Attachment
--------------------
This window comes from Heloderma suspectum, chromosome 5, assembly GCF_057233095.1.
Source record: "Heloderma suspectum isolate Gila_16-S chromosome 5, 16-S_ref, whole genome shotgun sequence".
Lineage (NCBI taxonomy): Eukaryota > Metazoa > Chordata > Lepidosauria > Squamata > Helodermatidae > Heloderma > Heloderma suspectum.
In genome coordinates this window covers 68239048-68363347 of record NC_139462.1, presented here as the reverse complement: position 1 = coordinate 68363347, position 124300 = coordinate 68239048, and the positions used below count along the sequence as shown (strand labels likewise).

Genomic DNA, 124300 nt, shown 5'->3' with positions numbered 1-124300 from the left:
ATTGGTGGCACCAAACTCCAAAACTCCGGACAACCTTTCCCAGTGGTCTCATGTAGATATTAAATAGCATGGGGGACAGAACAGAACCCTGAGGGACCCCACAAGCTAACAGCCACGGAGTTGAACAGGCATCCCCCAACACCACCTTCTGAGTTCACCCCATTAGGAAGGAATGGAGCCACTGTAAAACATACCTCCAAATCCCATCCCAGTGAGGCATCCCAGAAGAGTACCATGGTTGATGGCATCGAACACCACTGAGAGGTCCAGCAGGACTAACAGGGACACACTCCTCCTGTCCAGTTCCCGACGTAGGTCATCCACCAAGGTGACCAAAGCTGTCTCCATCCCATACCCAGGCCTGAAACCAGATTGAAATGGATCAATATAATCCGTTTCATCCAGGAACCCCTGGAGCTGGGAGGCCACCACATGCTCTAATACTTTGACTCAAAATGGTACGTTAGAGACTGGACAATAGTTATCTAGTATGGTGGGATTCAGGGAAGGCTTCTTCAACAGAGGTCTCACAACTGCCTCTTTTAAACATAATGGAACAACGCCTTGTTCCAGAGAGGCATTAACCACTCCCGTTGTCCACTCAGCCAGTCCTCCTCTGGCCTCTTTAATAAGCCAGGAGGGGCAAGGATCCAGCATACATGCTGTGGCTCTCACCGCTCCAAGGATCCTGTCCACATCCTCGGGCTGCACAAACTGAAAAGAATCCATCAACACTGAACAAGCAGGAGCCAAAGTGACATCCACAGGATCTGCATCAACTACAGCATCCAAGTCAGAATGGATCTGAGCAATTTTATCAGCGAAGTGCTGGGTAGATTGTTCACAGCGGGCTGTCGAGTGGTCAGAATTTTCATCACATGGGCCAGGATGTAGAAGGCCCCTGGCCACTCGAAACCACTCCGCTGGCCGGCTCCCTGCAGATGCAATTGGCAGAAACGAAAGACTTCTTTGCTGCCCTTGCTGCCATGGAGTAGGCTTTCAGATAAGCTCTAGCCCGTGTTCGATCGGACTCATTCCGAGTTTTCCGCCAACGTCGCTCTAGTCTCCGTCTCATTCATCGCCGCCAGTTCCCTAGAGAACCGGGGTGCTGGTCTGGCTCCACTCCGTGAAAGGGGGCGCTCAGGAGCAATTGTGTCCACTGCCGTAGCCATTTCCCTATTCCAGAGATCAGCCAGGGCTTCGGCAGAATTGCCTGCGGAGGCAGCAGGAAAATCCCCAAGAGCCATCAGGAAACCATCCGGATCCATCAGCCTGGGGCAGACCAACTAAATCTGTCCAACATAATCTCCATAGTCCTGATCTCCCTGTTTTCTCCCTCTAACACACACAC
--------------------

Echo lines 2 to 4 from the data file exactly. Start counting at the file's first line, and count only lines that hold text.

Source record: "Heloderma suspectum isolate Gila_16-S chromosome 5, 16-S_ref, whole genome shotgun sequence".
Lineage (NCBI taxonomy): Eukaryota > Metazoa > Chordata > Lepidosauria > Squamata > Helodermatidae > Heloderma > Heloderma suspectum.
In genome coordinates this window covers 68239048-68363347 of record NC_139462.1, presented here as the reverse complement: position 1 = coordinate 68363347, position 124300 = coordinate 68239048, and the positions used below count along the sequence as shown (strand labels likewise).